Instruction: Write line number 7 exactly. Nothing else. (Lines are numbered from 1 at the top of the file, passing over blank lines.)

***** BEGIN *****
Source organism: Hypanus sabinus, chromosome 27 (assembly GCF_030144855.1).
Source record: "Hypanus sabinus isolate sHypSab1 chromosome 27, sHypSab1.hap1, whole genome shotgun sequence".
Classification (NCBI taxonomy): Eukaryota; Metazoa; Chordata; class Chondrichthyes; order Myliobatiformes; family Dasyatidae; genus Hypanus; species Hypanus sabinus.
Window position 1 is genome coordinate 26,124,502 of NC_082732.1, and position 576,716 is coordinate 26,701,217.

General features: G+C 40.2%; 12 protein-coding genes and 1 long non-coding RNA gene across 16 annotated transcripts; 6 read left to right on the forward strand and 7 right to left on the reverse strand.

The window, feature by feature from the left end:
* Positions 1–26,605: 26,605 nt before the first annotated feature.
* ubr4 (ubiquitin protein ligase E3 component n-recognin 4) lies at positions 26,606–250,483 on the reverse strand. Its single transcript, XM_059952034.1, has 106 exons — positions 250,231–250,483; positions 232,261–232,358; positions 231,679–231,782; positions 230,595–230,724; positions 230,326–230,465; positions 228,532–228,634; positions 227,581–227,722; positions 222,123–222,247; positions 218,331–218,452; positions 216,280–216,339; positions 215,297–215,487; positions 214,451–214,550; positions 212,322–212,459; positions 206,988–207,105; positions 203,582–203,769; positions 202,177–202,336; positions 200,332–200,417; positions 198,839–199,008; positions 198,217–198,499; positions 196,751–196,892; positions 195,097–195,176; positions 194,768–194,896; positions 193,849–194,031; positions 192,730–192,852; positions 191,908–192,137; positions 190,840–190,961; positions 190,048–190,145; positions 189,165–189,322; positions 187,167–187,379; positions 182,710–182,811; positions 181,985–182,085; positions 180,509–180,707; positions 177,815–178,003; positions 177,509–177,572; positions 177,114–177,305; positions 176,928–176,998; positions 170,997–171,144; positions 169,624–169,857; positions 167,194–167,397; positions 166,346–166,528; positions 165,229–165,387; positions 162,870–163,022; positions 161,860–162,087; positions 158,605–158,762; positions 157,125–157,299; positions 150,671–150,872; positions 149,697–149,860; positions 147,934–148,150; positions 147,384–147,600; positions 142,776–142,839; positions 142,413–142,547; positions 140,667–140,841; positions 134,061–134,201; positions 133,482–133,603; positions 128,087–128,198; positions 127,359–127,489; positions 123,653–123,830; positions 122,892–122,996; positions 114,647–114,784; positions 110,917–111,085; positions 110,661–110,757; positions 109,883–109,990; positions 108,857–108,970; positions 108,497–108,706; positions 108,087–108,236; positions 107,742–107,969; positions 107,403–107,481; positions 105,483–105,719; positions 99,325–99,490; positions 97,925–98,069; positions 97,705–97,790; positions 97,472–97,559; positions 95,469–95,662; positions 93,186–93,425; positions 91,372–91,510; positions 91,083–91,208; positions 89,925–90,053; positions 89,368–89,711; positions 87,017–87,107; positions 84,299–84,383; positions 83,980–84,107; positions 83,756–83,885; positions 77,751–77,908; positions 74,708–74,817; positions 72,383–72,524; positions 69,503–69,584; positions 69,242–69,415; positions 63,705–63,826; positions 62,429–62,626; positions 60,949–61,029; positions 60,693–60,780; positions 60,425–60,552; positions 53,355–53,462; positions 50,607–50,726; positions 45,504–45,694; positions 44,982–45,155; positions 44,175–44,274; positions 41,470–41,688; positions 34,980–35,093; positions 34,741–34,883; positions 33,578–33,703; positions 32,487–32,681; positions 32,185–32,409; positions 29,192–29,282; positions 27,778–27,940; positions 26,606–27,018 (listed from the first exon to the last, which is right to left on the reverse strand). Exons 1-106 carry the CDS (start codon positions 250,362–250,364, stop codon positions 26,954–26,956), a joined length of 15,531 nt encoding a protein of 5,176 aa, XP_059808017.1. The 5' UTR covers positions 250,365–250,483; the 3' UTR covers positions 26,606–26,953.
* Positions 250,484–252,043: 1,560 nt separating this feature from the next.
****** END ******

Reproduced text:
* Positions 1–26,605: 26,605 nt before the first annotated feature.